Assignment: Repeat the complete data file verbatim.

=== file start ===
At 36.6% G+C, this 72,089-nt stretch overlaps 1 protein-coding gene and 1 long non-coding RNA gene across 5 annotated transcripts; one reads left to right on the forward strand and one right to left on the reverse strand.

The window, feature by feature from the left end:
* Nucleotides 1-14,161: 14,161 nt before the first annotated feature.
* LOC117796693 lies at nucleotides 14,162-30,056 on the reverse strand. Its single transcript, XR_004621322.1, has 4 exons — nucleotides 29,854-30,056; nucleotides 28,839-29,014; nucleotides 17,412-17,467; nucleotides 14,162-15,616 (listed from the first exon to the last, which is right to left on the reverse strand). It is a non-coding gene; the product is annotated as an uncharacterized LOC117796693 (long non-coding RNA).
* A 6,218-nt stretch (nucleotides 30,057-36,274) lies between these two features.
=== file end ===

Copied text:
At 36.6% G+C, this 72,089-nt stretch overlaps 1 protein-coding gene and 1 long non-coding RNA gene across 5 annotated transcripts; one reads left to right on the forward strand and one right to left on the reverse strand.

The window, feature by feature from the left end:
* Nucleotides 1-14,161: 14,161 nt before the first annotated feature.
* LOC117796693 lies at nucleotides 14,162-30,056 on the reverse strand. Its single transcript, XR_004621322.1, has 4 exons — nucleotides 29,854-30,056; nucleotides 28,839-29,014; nucleotides 17,412-17,467; nucleotides 14,162-15,616 (listed from the first exon to the last, which is right to left on the reverse strand). It is a non-coding gene; the product is annotated as an uncharacterized LOC117796693 (long non-coding RNA).
* A 6,218-nt stretch (nucleotides 30,057-36,274) lies between these two features.